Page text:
Advancements and Challenges in Bhutan's Healthcare System
The Himalayan Kingdom of Bhutan, known for its stunning landscapes and Gross National Happiness Index, has been making remarkable strides in its healthcare sector. With a focus on providing quality care to its citizens, Bhutan has been addressing healthcare challenges unique to its geographical location and socio-economic context. In this article, we delve into the healthcare scenario of Bhutan, exploring its achievements, innovations, and ongoing challenges.
Bhutan's healthcare system operates under the purview of the Ministry of Health (MoH). The government has been a key player in investing in hospital infrastructure, equipment, and supplies. However, several challenges persist, including the need for improved patient information systems and efficient medical record-keeping.
Geographical Distribution of Healthcare Facilities
Bhutan's healthcare facilities are geographically distributed, with the western region having a higher percentage of hospitals compared to the eastern and central regions. This distribution is essential to ensure that healthcare services are accessible to citizens across the country, including those residing in remote areas.
Growth of Hospital Beds
Over the years, Bhutan has witnessed an increase in the number of hospital beds, reflecting a commitment to improving healthcare accessibility. The number of hospital beds per 1000 population has risen, signifying progress in healthcare infrastructure.
Bhutan boasts a dedicated healthcare workforce, with 269 doctors and 1039 nurses serving the nation. These professionals play a pivotal role in delivering healthcare services across the country, including in the remote regions.
Health Information Technology
The penetration of mobile cellular services and the internet has significantly contributed to improving healthcare access in Bhutan. Mobile phone coverage has facilitated services like tracking pregnant mothers for antenatal and postnatal care, while the internet has enabled telemedicine consultations between primary healthcare workers and specialists. These technological advancements have bridged the gap in accessing healthcare services, especially in remote areas.
Patient Referral Abroad
For complex medical procedures that cannot be conducted within Bhutan, patients are referred to India. A referral committee at Jigme Dorji Wangchuck National Referral Hospital (JDWNRH) determines the eligibility of cases for referral. The government covers all associated costs, including travel. Common referrals include cardiac and neurosurgeries, kidney transplants, and cancer treatments.
Major Changes in Recent Years
Recent developments in Bhutan's healthcare system include the establishment of the Health Help Centre (HHC), the introduction of helicopter services, the institution of Emergency Medical Technicians (EMTs) in ambulances, and the improved emergency department at JDWNRH. These changes have significantly enhanced emergency care and patient outcomes, although the cost of emergency evacuations has risen.
Bhutan faces a triple burden of disease, including communicable infectious diseases, non-communicable lifestyle-related diseases, and diseases related to injuries, nutrition, and maternal mortality. The country has made substantial progress in eradicating polio, with the last case reported in 1986.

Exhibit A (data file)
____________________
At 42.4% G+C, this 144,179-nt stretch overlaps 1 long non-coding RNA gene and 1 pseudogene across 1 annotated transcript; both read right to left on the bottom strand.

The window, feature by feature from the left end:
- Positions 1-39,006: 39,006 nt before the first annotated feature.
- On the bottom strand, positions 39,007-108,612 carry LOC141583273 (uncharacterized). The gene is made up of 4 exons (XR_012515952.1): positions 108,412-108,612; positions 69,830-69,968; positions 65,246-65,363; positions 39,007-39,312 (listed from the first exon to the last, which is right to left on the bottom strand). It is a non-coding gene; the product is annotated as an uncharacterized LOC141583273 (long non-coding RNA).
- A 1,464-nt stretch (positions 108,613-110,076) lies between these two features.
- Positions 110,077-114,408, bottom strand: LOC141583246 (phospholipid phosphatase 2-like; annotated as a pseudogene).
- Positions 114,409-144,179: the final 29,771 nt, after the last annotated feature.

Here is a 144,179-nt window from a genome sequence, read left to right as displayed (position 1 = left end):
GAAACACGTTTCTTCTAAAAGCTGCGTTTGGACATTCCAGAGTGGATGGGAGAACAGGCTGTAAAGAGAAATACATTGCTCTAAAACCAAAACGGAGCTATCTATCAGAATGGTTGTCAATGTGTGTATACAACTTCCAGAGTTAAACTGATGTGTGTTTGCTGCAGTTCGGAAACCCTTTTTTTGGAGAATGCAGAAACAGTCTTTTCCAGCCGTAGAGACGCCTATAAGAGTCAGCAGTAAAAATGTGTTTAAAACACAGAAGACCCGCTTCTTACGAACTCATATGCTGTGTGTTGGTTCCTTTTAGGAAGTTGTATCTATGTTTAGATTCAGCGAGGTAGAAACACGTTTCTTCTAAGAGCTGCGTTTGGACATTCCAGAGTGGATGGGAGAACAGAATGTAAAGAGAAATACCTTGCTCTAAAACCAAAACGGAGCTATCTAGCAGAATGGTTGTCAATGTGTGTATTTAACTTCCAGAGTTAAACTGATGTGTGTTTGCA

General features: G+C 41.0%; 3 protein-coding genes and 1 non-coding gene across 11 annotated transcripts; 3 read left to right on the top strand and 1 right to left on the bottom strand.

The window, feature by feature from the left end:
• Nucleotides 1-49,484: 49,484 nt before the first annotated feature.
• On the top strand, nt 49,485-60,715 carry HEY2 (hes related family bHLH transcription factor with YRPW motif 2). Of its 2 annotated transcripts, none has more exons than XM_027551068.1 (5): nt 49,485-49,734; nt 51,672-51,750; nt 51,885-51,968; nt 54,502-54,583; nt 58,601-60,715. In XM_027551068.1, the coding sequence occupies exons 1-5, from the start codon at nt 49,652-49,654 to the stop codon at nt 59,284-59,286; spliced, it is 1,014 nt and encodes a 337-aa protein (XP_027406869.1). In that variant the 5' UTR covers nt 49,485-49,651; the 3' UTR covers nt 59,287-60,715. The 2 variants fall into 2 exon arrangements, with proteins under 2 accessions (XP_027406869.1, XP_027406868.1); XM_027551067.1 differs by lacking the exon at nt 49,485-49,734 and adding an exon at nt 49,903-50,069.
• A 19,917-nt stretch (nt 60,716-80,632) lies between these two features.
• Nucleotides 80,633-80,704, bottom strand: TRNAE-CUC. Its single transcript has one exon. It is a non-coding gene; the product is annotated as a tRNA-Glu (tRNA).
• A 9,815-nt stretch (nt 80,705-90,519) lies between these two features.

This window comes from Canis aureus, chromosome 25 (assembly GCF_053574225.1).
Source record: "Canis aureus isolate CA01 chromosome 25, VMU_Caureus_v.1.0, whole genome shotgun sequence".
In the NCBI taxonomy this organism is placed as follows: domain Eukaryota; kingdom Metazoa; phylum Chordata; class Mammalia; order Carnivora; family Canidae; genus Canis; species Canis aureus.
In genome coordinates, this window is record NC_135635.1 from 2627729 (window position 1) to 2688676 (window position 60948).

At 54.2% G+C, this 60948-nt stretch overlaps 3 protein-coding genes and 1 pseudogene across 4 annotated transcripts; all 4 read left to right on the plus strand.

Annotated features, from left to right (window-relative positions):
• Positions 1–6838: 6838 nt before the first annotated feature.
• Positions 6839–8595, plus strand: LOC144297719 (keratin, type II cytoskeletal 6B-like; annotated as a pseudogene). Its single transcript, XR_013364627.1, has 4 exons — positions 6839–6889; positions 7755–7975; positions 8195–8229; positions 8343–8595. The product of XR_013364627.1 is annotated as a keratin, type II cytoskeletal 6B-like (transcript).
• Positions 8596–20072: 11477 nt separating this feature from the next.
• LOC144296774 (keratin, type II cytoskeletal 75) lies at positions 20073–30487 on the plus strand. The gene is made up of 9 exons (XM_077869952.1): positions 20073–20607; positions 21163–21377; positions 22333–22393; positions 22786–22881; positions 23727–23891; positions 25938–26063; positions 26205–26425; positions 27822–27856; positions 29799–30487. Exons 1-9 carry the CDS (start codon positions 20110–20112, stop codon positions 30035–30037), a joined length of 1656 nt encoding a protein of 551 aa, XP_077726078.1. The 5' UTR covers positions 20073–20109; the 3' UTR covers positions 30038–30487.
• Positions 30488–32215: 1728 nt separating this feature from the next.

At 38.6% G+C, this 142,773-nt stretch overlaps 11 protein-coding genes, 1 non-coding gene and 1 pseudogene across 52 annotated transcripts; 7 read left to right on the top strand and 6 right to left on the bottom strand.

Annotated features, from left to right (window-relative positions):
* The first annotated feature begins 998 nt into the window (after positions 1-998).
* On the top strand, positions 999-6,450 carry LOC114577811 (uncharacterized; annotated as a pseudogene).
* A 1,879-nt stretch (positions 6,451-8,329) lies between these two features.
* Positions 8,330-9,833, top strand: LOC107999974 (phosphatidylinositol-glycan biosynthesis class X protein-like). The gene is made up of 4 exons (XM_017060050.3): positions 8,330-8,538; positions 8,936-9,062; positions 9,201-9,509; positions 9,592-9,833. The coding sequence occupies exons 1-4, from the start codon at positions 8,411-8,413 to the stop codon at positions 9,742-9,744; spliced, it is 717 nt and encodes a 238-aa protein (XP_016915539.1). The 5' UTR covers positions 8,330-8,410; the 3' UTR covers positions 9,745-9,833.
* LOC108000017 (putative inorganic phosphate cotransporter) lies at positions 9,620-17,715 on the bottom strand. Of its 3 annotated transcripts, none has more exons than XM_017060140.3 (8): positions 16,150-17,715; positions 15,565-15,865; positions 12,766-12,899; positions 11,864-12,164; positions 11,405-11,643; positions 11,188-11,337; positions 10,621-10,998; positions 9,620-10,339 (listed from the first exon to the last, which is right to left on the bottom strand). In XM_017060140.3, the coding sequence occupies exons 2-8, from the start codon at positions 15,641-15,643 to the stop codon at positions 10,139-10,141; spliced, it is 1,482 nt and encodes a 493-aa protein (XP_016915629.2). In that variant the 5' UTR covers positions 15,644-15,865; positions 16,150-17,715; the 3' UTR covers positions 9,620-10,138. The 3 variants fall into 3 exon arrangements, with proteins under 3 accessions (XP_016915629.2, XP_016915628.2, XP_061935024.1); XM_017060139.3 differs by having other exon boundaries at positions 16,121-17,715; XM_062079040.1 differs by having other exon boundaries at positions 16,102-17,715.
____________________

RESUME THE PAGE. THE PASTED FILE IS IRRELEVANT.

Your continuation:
Medical Colleges in Bhutan
The Khesar Gyalpo University of Medical Sciences of Bhutan is a significant institution responsible for imparting medical and health education and training. It includes faculties for nursing and public health, traditional medicine, health sciences, and postgraduate medicine.
Hospitals in Bhutan
Jigme Dorji Wangchuck National Referral Hospital (JDWNRH): Established in 1956 and renamed in 2000, JDWNRH is the largest hospital in Bhutan, providing primary, secondary, and tertiary services. It serves as the western regional referral hospital for six western Dzongkhags and the National Referral Hospital for the entire country.
Mongar Regional Referral Hospital: A 150-bed hospital equipped with various specialties, including medical, pediatrics, general surgery, orthopedics, gynecology, radiology, psychiatry, dentistry, anesthesiology, pathology, and ENT.
Paro General Hospital: A 40-bed hospital serving the healthcare needs of the region.
Tsirang General Hospital: A 60-bed hospital providing essential medical services.
Samtse General Hospital: Another 60-bed hospital contributing to healthcare in Bhutan.
Diagnostic Centers in Bhutan
Diagnostic centers like New Life Diagnostic Centre and Menjong Diagnostic Centre Pvt. Ltd. play a crucial role in providing diagnostic services to patients.
In conclusion, Bhutan's healthcare system has made significant advancements while grappling with unique challenges. The government's commitment to improving healthcare infrastructure, leveraging technology, and addressing disease burdens has resulted in better healthcare access for its citizens. However, ongoing efforts are needed to enhance patient information systems, ensure cost-effective referrals, and tackle emerging health challenges. Bhutan's journey in healthcare serves as an inspiration for other nations striving to provide quality healthcare services to their populations.